Good Thinking

Smartphones used to check water for pollutants – by tracking paramecia

Smartphones used to check wate...
A pair of Paramecium aurelia swim through a water sample
A pair of Paramecium aurelia swim through a water sample
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A pair of Paramecium aurelia swim through a water sample
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A pair of Paramecium aurelia swim through a water sample

Even though it's vitally important for people in impoverished nations to check drinking water sources for pollutants, they often lack the facilities for performing such tests. A new system could help, as it uses a smartphone camera to check up on tiny aquatic organisms.

Developed by scientists at the Singapore University of Technology and Design, the setup can be used to analyze untreated water samples from lakes or rivers on the spot, within a matter of minutes.

A team led by Asst. Prof. Javier Fernandez started by observing single-celled organisms known as paramecia, which are abundant in bodies of water throughout the world. The researchers initially noted the average swimming speed of the organisms in untainted water, and then observed how much that speed decreased as different concentrations of pollutants such as heavy metals and antibiotics were introduced.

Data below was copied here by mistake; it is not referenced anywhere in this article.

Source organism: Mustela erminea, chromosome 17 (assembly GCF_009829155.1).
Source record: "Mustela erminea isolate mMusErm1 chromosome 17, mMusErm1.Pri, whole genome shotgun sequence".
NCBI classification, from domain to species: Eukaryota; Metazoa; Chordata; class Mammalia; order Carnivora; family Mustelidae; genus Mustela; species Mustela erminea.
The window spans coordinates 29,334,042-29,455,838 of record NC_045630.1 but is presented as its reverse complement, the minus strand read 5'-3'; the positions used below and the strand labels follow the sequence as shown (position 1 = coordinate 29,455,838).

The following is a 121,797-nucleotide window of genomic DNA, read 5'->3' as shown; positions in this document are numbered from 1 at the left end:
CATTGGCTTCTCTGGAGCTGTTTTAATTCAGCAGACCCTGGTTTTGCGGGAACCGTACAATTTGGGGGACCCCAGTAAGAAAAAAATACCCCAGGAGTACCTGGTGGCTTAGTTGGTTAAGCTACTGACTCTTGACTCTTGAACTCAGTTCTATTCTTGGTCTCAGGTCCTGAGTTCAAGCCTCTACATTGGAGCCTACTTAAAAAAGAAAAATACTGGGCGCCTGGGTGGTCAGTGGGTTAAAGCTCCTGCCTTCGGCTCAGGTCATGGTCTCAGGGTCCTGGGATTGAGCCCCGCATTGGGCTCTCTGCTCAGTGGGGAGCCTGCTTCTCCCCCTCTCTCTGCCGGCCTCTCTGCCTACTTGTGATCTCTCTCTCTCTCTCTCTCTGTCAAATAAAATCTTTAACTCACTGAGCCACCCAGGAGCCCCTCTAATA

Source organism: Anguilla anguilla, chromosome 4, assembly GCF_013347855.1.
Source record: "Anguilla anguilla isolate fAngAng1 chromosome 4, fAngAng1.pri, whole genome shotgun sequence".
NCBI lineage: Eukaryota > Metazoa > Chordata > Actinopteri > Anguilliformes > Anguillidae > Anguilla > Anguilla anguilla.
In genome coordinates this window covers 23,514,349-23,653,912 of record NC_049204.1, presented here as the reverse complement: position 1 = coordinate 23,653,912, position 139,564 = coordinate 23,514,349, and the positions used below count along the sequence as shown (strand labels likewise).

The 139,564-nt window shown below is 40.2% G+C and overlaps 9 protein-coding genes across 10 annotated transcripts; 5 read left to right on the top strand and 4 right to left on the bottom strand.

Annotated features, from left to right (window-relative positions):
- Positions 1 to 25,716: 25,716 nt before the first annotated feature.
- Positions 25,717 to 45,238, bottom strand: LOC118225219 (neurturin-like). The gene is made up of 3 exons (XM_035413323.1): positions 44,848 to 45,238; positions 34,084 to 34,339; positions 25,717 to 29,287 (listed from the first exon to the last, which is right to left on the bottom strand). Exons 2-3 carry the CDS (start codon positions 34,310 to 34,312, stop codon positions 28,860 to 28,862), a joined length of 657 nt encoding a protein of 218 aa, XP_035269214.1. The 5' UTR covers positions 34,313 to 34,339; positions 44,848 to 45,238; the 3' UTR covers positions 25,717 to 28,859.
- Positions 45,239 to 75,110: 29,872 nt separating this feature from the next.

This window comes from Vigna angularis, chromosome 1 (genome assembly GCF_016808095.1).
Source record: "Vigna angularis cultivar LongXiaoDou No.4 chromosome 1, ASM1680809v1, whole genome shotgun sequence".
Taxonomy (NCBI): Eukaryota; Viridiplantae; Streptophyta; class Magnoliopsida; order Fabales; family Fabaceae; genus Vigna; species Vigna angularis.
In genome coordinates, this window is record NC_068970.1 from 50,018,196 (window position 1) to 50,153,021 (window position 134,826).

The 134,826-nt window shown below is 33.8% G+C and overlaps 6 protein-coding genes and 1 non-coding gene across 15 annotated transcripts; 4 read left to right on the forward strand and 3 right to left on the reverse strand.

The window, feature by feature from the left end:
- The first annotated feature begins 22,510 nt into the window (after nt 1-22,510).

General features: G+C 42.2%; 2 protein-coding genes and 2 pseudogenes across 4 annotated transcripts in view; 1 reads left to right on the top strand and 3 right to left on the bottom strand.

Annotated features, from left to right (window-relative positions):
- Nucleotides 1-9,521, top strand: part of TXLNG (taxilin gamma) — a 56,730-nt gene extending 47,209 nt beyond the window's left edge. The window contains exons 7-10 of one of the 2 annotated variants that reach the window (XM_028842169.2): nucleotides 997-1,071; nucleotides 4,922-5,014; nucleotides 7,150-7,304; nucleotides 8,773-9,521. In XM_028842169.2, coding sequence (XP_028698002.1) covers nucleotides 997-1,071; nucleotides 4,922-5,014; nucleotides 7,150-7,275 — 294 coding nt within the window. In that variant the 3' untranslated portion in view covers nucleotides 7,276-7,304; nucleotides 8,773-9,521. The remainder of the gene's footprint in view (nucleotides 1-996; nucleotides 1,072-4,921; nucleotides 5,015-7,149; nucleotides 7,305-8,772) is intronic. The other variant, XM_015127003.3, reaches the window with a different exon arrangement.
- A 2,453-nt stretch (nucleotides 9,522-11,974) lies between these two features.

When the scientists subsequently measured the swimming speed of paramecia in water samples – utilizing a simple microscope attachment on a smartphone camera, along with object tracking algorithms – they found that they could accurately determine how polluted the water was, based on how much slower than normal the organisms were swimming.

For instance, even when heavy metals were present in concentrations considered to be half of what's safe for humans to consume, the swimming speed of the paramecia decreased by half.

"Taking a sample of water and measuring the speed of paramecia can therefore be used as a straightforward method to assess the drinkability of water without the need for specialized equipment or chemicals," says Fernandez. "Usually, you would need a different test for each pollutant, but paramecia swimming is a global measurement."

The research is described in a paper that was recently published in the journal Scientific Reports.

Source: Singapore University of Technology and Design

2 comments
2 comments
Bob Flint
People of "impoverished nations" don't have access to microscopes, much less carry smart phones.
HoppyHopkins
Sounds like an app that I might be interested in. I wonder if it can identify Giridicia, (sic) the source of beaver fever